I'm no scholar myself. I have a Hebrew/Greek dictionary and a few Bible Concordances. I use them often; but even I (being a "non-scholar") can see various errors and mistakes made by the "scholars" who wrote these dictionaries and concordances because I compare what they say with the Scriptures and can clearly see they fall short....often.


Just sayin... Daywalker  8)
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sansmile

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Re: AGE OR ETERNAL ?
« Reply #7 on: June 29, 2011, 09:46:51 PM »

ONLY  the Holy  Spirit  will reveal, until then you will keep searching .............i saY this in  LOVE  XX
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markn902

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Re: AGE OR ETERNAL ?
« Reply #8 on: June 30, 2011, 12:39:52 AM »

Hi
A quick word on aidos as it is used in Jude. I believe it is correct to translate this word as eternal or at least it has that meaning way back when. And it is used in the same sense that aionios is used in other parts of the scripture HOWEVER I believe that ,like aionios, it can be limited by what it is describing and quite simply this is the case in Jude.

And the angels which kept not their first estate, but left their own habitation, he hath reserved in everlasting chains under darkness UNTILthe judgment of the great day.  (kjv)

Had it said kept in aidios chains and simply left it at that then I think the argument for eternal could be made. But these angels are kept in chains UNTIL something else happens. If it was eternal then there would be no "something else"

I believe in this sense it is merely a figure of speech. Like " I was at the DMV forever" not really because if you were at the DMV "forever you would still be there.  :) As for translating it "unseen" I think that is reaching a bit and for no good reason. There were plenty of words to describe unseen/imperceptible at the time and I think there is a ton of evidence to that suggests the ancients had the idea of forever when they said aidios. But in this sense, in this verse, it is limited by an event that happens in the future
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daywalker

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Re: AGE OR ETERNAL ?
« Reply #9 on: June 30, 2011, 01:10:46 PM »

Hi
A quick word on aidos as it is used in Jude. I believe it is correct to translate this word as eternal or at least it has that meaning way back when. And it is used in the same sense that aionios is used in other parts of the scripture HOWEVER I believe that ,like aionios, it can be limited by what it is describing and quite simply this is the case in Jude.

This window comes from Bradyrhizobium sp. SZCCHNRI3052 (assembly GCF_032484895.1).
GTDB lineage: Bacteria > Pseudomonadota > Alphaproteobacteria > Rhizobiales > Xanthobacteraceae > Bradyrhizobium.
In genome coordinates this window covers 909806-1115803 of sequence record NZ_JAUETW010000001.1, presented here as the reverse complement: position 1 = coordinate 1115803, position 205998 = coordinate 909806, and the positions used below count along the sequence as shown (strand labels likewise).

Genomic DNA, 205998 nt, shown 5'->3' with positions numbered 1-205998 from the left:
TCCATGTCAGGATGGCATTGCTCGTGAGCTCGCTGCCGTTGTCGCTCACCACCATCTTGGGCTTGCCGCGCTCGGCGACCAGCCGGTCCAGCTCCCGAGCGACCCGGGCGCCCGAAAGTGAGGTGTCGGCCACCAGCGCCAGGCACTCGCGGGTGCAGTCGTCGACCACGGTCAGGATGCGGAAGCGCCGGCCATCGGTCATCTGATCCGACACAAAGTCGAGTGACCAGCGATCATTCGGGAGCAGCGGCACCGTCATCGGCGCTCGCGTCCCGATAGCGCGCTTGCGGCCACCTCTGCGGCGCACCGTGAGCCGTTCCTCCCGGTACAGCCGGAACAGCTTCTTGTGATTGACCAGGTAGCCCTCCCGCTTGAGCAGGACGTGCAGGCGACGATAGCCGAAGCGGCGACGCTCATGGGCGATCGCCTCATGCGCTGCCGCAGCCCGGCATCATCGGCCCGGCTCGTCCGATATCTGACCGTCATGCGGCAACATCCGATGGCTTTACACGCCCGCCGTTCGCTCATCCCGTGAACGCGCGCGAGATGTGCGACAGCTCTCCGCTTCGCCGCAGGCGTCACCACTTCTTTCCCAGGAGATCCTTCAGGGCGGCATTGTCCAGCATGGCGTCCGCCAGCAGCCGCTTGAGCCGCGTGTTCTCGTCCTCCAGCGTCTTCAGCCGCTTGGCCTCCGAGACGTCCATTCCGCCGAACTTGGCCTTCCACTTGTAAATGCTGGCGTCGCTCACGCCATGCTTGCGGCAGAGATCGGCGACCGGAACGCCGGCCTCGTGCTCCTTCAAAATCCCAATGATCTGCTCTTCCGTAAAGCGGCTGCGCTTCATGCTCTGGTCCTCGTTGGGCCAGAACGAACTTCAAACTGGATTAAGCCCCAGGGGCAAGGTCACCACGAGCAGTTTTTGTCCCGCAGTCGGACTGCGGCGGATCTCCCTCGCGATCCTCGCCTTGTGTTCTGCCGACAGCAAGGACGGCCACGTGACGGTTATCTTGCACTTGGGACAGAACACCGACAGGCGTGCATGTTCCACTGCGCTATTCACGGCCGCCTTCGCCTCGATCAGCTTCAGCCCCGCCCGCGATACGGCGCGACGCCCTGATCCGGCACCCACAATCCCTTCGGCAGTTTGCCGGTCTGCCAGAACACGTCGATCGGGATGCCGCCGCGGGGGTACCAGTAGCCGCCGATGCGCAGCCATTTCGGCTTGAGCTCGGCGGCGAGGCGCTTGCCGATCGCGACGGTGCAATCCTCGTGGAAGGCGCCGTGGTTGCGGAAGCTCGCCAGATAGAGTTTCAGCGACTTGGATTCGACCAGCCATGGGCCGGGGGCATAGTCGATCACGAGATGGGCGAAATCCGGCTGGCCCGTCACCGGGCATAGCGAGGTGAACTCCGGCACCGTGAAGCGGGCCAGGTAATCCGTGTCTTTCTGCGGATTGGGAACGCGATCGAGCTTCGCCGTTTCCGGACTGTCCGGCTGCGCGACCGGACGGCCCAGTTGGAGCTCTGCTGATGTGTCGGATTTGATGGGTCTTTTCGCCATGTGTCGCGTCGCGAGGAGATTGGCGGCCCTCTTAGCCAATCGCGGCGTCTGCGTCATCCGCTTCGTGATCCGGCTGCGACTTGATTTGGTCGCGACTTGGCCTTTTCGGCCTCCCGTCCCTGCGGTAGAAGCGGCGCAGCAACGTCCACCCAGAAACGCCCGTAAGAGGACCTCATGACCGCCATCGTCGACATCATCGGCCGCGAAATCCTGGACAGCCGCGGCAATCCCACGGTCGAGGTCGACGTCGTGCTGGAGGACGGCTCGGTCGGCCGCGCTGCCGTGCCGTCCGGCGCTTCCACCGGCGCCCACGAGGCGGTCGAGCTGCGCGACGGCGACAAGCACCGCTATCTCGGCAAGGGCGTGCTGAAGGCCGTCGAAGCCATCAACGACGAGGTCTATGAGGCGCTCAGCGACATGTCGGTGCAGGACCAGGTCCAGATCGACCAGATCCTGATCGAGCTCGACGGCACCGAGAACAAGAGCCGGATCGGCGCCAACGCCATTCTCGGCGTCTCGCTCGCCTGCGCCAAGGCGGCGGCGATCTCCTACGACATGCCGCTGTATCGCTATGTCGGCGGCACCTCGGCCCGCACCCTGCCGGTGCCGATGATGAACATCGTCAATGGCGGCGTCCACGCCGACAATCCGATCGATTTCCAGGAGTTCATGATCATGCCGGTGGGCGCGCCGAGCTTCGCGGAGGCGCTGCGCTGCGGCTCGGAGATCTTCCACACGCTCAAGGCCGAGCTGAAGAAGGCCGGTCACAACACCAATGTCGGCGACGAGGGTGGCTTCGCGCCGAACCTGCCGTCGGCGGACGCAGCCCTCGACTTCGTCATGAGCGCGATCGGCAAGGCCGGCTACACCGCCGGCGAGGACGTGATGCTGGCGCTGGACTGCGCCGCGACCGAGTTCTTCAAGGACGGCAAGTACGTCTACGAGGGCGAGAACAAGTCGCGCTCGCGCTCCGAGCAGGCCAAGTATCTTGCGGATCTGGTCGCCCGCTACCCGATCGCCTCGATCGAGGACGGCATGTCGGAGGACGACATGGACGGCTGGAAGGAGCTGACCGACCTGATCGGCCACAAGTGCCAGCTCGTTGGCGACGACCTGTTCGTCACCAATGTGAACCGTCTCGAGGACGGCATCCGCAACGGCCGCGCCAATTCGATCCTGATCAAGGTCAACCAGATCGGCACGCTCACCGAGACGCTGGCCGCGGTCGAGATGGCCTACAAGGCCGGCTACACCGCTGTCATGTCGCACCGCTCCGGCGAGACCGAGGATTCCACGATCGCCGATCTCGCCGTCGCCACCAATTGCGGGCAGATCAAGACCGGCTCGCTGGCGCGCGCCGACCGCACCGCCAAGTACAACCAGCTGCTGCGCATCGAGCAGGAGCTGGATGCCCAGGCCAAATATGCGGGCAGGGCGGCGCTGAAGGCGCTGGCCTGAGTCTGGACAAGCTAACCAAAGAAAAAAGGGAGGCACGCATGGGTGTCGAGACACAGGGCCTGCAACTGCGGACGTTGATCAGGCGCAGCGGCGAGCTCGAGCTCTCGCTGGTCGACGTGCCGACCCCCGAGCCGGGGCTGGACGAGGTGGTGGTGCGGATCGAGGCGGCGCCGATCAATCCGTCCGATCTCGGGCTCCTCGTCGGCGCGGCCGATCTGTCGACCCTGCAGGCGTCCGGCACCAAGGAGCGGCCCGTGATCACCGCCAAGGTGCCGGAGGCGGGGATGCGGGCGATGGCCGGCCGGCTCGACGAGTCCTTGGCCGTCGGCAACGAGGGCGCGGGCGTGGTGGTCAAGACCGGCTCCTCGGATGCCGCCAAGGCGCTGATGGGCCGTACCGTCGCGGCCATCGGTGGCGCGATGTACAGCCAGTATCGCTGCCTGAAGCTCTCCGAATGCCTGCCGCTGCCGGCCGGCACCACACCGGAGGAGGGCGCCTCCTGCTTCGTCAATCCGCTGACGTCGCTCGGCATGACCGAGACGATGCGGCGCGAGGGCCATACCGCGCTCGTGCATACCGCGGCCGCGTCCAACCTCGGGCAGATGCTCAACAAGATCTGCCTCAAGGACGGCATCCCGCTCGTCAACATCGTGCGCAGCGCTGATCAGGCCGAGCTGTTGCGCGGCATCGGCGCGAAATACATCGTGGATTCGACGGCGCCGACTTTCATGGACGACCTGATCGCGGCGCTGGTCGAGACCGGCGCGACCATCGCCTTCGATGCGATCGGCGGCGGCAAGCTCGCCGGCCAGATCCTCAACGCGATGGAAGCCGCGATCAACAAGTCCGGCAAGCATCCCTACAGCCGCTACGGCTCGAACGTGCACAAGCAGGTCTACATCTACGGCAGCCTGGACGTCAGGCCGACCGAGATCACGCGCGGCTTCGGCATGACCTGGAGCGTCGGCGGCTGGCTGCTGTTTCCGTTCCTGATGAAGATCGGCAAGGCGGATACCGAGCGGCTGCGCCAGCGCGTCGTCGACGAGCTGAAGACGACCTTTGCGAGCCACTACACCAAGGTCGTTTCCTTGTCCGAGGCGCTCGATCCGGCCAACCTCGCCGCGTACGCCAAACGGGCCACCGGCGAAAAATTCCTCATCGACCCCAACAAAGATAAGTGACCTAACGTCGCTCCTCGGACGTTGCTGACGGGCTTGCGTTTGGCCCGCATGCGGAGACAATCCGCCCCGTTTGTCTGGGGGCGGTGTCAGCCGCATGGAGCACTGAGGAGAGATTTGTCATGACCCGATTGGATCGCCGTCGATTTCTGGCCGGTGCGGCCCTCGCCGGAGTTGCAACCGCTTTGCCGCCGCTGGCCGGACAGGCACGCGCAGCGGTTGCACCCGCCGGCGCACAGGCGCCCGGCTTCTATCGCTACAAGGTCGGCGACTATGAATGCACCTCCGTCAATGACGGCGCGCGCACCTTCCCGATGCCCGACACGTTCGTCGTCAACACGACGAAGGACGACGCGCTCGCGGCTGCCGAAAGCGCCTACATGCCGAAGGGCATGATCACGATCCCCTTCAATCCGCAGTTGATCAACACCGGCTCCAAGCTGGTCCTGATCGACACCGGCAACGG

And the angels which kept not their first estate, but left their own habitation, he hath reserved in everlasting chains under darkness UNTILthe judgment of the great day.  (kjv)

Had it said kept in aidios chains and simply left it at that then I think the argument for eternal could be made. But these angels are kept in chains UNTIL something else happens. If it was eternal then there would be no "something else"

I believe in this sense it is merely a figure of speech. Like " I was at the DMV forever" not really because if you were at the DMV "forever you would still be there.  :) As for translating it "unseen" I think that is reaching a bit and for no good reason. There were plenty of words to describe unseen/imperceptible at the time and I think there is a ton of evidence to that suggests the ancients had the idea of forever when they said aidios. But in this sense, in this verse, it is limited by an event that happens in the future

Hey Mark,

Let's not forget that 1st part of the definition of "eternal" is "without beginning"; it doesn't just mean endless time. From what I understand, the Latin word "aeternus" used to carry the same basic meaning as the Greek "aionios" - pertaining to an eon/age (a period of time with beginning and ending). But thanks to religion that is no longer the case, and therefore eternal is no longer an accurate translation of aion/aionios. Aidios, on the other hand is more similar to Hades than it is to aion/aionios. It has nothing to do with time as I showed in my previous post where I presented the two verses in which it is found.


Daywalker  8)
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daywalker

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Re: AGE OR ETERNAL ?